Louisville experienced mass shootings and routine gun violence. Why did people respond to them differently?
A mass shooting last week at a bank in downtown Louisville left residents shaken and grieving, and the response has been different to the more frequent gun violence reported in the city.
A gunman killed five people and wounded several others at an Old National Bank downtown.
Then, over the weekend, seven other shootings collectively killed five people and injured nine more. That included another mass shooting — at Chickasaw Park Saturday evening — when police say at least one person opened fire on a large crowd, killing two and injuring four others.
According to a report commissioned by Louisville Metro Government, local gun violence disproportionately affects Black community members. In the first half of 2021, three in four homicide victims were Black. But mass shootings have gotten more widespread attention than the gun violence that impacts marginalized communities.
Figures from the Gun Violence Archive — a nonprofit research database — show that there have been more than 600 mass shootings a year in the country since 2020. These incidents represent just 3.2% of firearm homicides.
WFPL’s Divya Karthikeyan spoke to Dr. Elinore Kaufman, a trauma surgeon at the University of Pennsylvania.
She’s also a Penn Injury Science Center scholar, and her research focuses on public health policy around gun violence and reducing the harmful impacts of traumatic injuries on individuals and communities.
Here in Louisville, we've experienced an ordinary Monday morning turn into a tragedy last week with a shooter killing five people at a bank downtown. We've also seen years of frequent gun violence across Louisville, especially in neighborhoods where marginalized communities live, and that's usually viewed as pretty routine in comparison. What do you see, between the lines, in the ways that residents respond to them?
So there's something real there that people are reacting to. But I think there's something a little bit pernicious as well.
Young Black men and boys are dramatically most likely to be injured, or killed through interpersonal firearm violence. That’s not random. That's due to a set of structural conditions set up in a racist society, but that puts them at risk. It's decades, and in some cases, centuries of systematic disenfranchisement and disinvestment.
For the general public who's not directly affected by community violence, to kind of dismiss the daily violence and without saying it explicitly to say, ‘If that happened, there was a reason for it. They were somewhere they shouldn't have been, they were doing something they shouldn't have been doing. They were hanging out with the wrong people. They were involved in a gang, they were involved with drugs, they were involved in crime.’ And I think it's important to kind of look at that squarely. And say, first of all, it's not true. Second of all, if it were true, it wouldn't be right.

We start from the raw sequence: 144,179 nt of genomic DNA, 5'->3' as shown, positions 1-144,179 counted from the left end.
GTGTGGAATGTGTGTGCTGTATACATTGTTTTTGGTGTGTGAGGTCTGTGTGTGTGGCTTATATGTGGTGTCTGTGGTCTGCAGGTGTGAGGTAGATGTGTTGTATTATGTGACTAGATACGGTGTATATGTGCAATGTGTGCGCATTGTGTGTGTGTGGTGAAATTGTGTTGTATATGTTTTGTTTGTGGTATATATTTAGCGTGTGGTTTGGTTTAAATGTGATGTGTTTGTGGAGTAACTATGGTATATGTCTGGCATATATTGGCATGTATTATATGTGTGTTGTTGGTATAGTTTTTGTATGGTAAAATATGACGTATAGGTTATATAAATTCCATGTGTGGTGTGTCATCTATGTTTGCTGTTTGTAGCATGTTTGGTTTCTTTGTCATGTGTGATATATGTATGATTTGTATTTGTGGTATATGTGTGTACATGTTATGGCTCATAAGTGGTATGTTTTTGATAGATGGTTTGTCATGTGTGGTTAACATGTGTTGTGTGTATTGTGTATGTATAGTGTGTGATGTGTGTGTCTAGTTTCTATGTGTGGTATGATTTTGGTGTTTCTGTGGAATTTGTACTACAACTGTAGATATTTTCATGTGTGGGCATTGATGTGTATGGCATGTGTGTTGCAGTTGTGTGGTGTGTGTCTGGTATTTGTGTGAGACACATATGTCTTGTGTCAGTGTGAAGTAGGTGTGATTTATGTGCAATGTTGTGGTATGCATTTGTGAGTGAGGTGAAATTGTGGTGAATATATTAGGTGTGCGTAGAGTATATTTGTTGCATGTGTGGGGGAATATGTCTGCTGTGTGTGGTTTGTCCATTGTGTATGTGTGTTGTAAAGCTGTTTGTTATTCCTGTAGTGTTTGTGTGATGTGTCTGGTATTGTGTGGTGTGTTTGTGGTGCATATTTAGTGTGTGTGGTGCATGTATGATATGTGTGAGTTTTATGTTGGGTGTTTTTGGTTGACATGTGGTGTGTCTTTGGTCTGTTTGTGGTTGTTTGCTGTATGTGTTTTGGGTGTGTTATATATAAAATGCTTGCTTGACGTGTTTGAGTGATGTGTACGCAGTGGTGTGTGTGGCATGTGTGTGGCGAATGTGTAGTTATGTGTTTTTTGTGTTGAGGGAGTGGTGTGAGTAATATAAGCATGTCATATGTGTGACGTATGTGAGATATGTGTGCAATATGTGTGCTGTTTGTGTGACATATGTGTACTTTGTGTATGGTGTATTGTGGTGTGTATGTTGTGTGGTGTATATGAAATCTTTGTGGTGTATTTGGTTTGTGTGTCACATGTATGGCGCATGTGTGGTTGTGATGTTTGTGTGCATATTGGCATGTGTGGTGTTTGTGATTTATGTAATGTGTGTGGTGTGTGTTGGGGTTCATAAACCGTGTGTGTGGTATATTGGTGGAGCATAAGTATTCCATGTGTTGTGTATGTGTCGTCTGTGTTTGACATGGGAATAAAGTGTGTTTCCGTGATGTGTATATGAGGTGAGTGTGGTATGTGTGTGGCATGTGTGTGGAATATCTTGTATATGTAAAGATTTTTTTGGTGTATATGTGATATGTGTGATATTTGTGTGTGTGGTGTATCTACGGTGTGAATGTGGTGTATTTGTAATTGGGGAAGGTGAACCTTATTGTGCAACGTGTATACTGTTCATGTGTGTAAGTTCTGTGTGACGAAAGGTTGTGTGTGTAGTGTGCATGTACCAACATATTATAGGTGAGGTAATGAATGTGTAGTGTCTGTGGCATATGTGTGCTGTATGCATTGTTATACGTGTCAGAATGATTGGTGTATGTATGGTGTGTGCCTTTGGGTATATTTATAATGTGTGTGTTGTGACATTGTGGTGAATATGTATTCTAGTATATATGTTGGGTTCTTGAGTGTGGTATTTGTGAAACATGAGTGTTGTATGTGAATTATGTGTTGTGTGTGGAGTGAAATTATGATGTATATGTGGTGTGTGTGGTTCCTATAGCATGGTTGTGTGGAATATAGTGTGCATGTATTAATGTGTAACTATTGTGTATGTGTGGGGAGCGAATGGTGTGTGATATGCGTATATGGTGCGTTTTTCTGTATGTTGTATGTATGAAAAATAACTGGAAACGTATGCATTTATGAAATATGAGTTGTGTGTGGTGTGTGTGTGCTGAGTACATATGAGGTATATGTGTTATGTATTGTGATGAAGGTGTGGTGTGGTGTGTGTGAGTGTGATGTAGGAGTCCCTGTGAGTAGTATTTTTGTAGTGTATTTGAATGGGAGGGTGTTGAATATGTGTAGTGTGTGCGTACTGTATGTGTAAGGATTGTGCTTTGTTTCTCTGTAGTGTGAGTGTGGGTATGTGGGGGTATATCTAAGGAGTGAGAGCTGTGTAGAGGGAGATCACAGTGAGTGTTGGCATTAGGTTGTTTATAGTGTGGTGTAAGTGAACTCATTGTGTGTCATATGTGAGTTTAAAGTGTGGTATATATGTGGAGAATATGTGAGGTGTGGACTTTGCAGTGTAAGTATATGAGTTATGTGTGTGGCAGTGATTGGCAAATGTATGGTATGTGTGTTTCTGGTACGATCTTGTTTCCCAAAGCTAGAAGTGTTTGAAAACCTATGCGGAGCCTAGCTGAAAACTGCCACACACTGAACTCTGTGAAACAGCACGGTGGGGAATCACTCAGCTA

So the response after a mass shooting in any part of the country is, ‘Oh, this could happen to any of us.’ But that regular gun violence is seen as isolated to a specific neighborhood and community. What is that costing us as a society at large?
It's interesting, I used to say the mass shootings are getting all the attention, it's going to really warp our policy. But honestly, all the attention that mass shootings derive result in very, very, very little change — essentially, no change.
If we really focus on the root causes of violence? We're going to be talking about things like wealth inequality, like generational poverty, housing and schools, social supports, all of those things that we as a society have systematically deprived Black communities and other communities of color from for a long time. These aren't simple policy solutions, but they are powerful. And they have all kinds of other benefits, of course, beyond firearm violence.
You've talked about how structural inequities and racism are at the heart of why we treat this frequent gun violence as isolated from mass shootings. Is there a way forward in acknowledging our very different responses?
I take care of patients all the time who were shot in their cars, in their homes, with a bullet that went through the wall, on their porches, at their own birthday party, at the deli on the corner, at the laundromat. These are all real examples. Walking through the park, playing basketball, on the way home from school, all the time. If we care about the lives that are being interrupted or ended as full people with lives, with families, with friends, with communities, with infinite potential that we as a society are losing out on, that changes our priorities a little bit. I hope so.